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Prayon has teamed up with 20 Walloon stakeholders from science and industry as part of HEC02 (which stands for hydrogen, electrification, and CO2 capture), a research project striving to identify the solutions we should focus on to replace fossil fuels in industrial applications.
“This large-scale project was launched as part of Belgium’s recently launched recovery and resilience plan,” explains Alain Germeau, Vice President Development Projects and head of the HECO2 project at Prayon. This plan aims to step up the country’s transformation towards more sustainable, resilient, and inclusive growth by evolving into a carbon-free economy and thus combating climate change.
“The purpose of the HECO2 project, funded to the tune of €100 million and supported by the Walloon Region, is to develop and validate solutions for the energy transition in industry,” says Alain.
Hydrogen and CO2 reuse: two research projects at Prayon
To this end, the project partners will spend the next four years evaluating three options for reducing carbon emissions in industry, namely electrification (i.e., replacing fossil fuels with electricity); the production and use of hydrogen in industrial processes; and CCS/U technologies for capturing, concentrating and storing/using CO2.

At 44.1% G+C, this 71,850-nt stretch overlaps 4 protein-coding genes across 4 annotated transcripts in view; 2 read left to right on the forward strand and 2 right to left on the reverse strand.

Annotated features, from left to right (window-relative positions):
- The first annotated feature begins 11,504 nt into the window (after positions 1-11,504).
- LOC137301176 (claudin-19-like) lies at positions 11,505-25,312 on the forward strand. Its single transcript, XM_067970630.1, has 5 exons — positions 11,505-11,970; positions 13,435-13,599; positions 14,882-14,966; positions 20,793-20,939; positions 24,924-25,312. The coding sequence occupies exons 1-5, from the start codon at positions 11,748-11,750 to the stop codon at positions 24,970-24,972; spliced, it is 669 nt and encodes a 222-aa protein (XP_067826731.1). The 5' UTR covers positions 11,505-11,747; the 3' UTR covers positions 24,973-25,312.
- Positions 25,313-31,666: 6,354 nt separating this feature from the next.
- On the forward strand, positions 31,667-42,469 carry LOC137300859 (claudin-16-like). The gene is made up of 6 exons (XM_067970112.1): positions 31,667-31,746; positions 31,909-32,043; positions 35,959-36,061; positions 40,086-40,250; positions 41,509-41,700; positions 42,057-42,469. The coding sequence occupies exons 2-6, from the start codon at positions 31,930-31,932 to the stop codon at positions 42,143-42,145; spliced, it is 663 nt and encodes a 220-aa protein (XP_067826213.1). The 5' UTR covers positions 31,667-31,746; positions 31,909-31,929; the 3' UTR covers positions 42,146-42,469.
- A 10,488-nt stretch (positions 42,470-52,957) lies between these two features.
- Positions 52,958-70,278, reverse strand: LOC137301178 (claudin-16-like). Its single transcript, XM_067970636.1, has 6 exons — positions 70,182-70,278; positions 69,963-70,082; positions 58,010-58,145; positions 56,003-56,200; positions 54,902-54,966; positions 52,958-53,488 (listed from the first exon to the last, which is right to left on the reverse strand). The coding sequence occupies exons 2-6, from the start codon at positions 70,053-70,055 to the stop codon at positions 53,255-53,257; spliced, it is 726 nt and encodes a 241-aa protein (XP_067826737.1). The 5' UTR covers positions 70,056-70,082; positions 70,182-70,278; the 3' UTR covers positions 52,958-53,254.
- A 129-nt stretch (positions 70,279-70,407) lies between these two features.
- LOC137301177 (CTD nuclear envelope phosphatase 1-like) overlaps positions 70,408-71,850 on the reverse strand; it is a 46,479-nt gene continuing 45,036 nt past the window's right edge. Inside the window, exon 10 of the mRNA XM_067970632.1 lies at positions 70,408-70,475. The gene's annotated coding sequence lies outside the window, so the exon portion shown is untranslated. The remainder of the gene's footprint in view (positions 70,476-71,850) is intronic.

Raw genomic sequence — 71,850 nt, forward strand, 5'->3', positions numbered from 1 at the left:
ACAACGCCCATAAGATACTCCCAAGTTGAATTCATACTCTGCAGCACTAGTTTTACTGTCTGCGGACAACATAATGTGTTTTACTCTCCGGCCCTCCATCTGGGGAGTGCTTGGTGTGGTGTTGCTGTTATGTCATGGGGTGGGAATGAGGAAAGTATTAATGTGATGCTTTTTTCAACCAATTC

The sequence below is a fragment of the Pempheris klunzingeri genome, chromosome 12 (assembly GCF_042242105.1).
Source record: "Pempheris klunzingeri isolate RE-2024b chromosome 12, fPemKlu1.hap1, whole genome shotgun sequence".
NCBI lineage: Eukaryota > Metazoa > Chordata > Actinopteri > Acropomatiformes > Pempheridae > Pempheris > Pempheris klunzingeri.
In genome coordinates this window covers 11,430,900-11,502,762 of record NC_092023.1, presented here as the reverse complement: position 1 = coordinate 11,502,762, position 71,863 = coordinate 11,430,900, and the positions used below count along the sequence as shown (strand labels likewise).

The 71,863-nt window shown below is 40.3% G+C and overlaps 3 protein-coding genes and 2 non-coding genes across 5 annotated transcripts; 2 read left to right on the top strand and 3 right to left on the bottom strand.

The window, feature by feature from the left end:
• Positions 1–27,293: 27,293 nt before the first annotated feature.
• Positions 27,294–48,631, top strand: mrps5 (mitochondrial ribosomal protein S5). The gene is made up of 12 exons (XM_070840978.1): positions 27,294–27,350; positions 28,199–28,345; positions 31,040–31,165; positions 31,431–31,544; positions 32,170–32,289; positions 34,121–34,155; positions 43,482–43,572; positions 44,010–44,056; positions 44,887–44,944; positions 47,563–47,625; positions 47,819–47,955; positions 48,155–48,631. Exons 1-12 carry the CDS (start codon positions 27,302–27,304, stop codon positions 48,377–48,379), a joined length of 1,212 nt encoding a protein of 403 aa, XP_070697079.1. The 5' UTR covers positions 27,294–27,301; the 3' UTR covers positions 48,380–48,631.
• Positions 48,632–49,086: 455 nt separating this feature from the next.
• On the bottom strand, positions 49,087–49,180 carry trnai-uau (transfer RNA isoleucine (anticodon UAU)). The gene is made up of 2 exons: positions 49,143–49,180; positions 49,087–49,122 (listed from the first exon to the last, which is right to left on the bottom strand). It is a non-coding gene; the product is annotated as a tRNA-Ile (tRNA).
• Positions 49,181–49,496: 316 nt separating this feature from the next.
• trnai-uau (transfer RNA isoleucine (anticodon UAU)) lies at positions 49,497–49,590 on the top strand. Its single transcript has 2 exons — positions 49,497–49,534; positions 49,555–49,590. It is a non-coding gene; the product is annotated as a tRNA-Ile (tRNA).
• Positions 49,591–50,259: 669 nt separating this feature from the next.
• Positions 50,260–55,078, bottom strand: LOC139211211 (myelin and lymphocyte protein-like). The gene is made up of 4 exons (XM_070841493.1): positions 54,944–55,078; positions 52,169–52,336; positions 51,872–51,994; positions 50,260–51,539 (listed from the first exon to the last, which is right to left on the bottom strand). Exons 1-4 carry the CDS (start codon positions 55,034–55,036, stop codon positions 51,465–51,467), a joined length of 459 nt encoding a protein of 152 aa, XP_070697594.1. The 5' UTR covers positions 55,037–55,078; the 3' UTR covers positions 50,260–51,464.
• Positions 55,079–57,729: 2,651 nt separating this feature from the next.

More specifically, Prayon will be testing the use of hydrogen in its industrial processes: “The company wants to replace natural gas, which emits CO2 and is currently used in our calcinators, with green hydrogen and consequently reduce our carbon footprint. We will conduct tests at an experimental facility in Engis that simulates our production processes to determine whether the phosphate salts produced retain the same properties and therefore meet our customers’ specifications.”
At the same time, Prayon will try to devise a process for reusing the CO2 released during the production of sodium phosphate. “We’ll try to capture this CO2 by mixing it with soda to make sodium bicarbonate. Mixing this sodium bicarbonate with gypsum manufactured at Prayon will produce calcium carbonate, which can subsequently be recycled by Carmeuse, another project partner, and a sodium sulfate solution that will be converted by electrodialysis into soda and sulfuric acid, which can be used directly in our processes.”
For Alain, this work on CCS/U technologies is vital because “if it is not possible to completely replace fossil fuels with green energy, those in industry must, in any case, be able to recover their CO2 emissions.”